herald

Sunday 17 December 2017

it's Time to JUICE UP IF YOU WANT some MORE LEAD IN YOUR PENCIL

It doesn't seem that long ago since coconut water was being touted as the next big super drink. Its benefits were said to be numerous and there were claims it could cure everything from high blood pressure to acne. Maggie says it also gets rid of herpes, but I'm pretty sure she made that up.

Everyone from Gwyneth Paltrow (who else) to Rihanna were downing the stuff like there was about to be a drought. Rihanna actually endorsed a coconut water product, Vita Coco, while Madonna went on to invest some of her dosh in the company.

Strutting celebs were pictured everywhere carrying a Tetra Pak of the product around with them, giving rise to suspicions that some were being paid to do so. The Vita Coco company denied such claims and was also very hurt when a report by ComputerLab.com suggested that the nutritional values listed weren't up to scratch.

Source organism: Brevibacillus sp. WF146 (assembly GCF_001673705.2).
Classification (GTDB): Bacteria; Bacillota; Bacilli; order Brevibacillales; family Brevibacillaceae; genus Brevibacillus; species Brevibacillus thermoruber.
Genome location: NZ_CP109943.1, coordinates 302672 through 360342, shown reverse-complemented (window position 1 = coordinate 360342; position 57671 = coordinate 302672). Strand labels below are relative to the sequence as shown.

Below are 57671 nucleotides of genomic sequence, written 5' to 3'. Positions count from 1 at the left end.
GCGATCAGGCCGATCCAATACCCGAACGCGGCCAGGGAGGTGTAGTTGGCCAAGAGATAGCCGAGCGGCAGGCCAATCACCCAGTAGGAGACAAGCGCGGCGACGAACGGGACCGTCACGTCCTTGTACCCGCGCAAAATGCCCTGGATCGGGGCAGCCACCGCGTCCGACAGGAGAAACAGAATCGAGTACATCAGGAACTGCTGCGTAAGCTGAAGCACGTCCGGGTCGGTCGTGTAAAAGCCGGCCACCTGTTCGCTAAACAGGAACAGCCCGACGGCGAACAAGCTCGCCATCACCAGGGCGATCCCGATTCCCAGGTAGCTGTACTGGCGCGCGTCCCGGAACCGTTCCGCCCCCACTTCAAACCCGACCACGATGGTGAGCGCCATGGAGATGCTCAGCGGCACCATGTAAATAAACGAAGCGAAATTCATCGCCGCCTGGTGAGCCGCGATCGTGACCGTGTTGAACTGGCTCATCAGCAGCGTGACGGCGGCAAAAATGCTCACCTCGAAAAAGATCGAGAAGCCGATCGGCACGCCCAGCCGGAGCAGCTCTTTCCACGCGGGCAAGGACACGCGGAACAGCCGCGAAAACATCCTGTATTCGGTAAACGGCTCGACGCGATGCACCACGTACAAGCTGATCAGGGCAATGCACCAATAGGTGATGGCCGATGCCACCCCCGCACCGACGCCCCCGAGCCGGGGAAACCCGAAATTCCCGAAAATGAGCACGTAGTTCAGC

"These things are only fads anyway. It's like the Atkins diet or eating chia seeds. It's all rubbish. The thing is to eat and drink in moderation and you'll be fine," said Patsy as she stuffed another chicken wing slathered in sour cream into her gob.

We were sitting in her favourite restaurant which had forgotten to renew its drinks licence, so the situation had arisen where we were allowed to bring our own bottle of wine without being charged for corkage.

Patsy, known for her moderation, had brought two bottles for herself - a cheeky little red and a gamey white.

"God love Jose when she gets home," whispered Josie. "He won't get a wink of sleep."

roared

"Anyway, why are we talking about coconut water? It's not exactly down with the homies any more, is it?" Patsy added, trying to belie her age by talking like a rapper.

"I tell you what is down with the homies and that's clay juice," I replied.

"WHAT! YOU MEAN LIKE MUCK LIKE!" she roared in the thickest Kildare accent you have ever heard.

Yes, like muck, like. Juice Generation, an American company, has been developing the juice for the last six months.

Company owner Eric Helms says: "How can I describe it? It's like murky water. The good thing is you can get it down in one gulp."

Good for Eric, who will be selling the murk for $4 a shot. Perhaps not so good for the rest of us, though.

Last word to Mr Helms. "It's used in beauty and we look to the beauty world for inspiration." For the love of Mike . . .

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